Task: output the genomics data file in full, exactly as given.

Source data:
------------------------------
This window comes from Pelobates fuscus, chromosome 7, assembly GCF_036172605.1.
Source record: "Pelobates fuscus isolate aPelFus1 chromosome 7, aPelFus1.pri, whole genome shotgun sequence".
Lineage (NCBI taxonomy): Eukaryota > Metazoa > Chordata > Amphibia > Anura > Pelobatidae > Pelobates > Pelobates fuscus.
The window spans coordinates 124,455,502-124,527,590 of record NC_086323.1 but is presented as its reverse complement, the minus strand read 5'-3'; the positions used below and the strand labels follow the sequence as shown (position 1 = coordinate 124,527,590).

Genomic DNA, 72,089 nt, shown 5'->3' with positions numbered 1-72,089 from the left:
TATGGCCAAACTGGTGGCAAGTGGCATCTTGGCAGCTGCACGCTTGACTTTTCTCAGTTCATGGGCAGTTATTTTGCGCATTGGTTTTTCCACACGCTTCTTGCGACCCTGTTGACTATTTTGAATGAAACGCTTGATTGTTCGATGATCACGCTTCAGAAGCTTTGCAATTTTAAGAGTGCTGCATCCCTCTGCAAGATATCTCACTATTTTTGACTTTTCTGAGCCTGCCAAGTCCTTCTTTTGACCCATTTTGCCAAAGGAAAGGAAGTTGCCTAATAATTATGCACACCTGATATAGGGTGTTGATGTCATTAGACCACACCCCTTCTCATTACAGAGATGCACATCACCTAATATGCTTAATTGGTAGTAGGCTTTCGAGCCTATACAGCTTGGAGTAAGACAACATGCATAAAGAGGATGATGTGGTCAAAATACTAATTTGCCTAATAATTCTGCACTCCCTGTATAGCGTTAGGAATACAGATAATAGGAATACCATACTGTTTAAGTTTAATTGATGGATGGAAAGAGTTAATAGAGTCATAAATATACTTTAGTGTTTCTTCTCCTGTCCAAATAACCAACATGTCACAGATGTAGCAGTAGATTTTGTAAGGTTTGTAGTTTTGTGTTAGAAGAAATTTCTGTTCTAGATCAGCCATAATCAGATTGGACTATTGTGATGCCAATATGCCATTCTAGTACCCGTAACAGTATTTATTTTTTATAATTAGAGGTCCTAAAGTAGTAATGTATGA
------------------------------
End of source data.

This window comes from Pelobates fuscus, chromosome 7, assembly GCF_036172605.1.
Source record: "Pelobates fuscus isolate aPelFus1 chromosome 7, aPelFus1.pri, whole genome shotgun sequence".
Lineage (NCBI taxonomy): Eukaryota > Metazoa > Chordata > Amphibia > Anura > Pelobatidae > Pelobates > Pelobates fuscus.
The window spans coordinates 124,455,502-124,527,590 of record NC_086323.1 but is presented as its reverse complement, the minus strand read 5'-3'; the positions used below and the strand labels follow the sequence as shown (position 1 = coordinate 124,527,590).

Genomic DNA, 72,089 nt, shown 5'->3' with positions numbered 1-72,089 from the left:
TATGGCCAAACTGGTGGCAAGTGGCATCTTGGCAGCTGCACGCTTGACTTTTCTCAGTTCATGGGCAGTTATTTTGCGCATTGGTTTTTCCACACGCTTCTTGCGACCCTGTTGACTATTTTGAATGAAACGCTTGATTGTTCGATGATCACGCTTCAGAAGCTTTGCAATTTTAAGAGTGCTGCATCCCTCTGCAAGATATCTCACTATTTTTGACTTTTCTGAGCCTGCCAAGTCCTTCTTTTGACCCATTTTGCCAAAGGAAAGGAAGTTGCCTAATAATTATGCACACCTGATATAGGGTGTTGATGTCATTAGACCACACCCCTTCTCATTACAGAGATGCACATCACCTAATATGCTTAATTGGTAGTAGGCTTTCGAGCCTATACAGCTTGGAGTAAGACAACATGCATAAAGAGGATGATGTGGTCAAAATACTAATTTGCCTAATAATTCTGCACTCCCTGTATAGCGTTAGGAATACAGATAATAGGAATACCATACTGTTTAAGTTTAATTGATGGATGGAAAGAGTTAATAGAGTCATAAATATACTTTAGTGTTTCTTCTCCTGTCCAAATAACCAACATGTCACAGATGTAGCAGTAGATTTTGTAAGGTTTGTAGTTTTGTGTTAGAAGAAATTTCTGTTCTAGATCAGCCATAATCAGATTGGACTATTGTGATGCCAATATGCCATTCTAGTACCCGTAACAGTATTTATTTTTTATAATTAGAGGTCCTAAAGTAGTAATGTATGA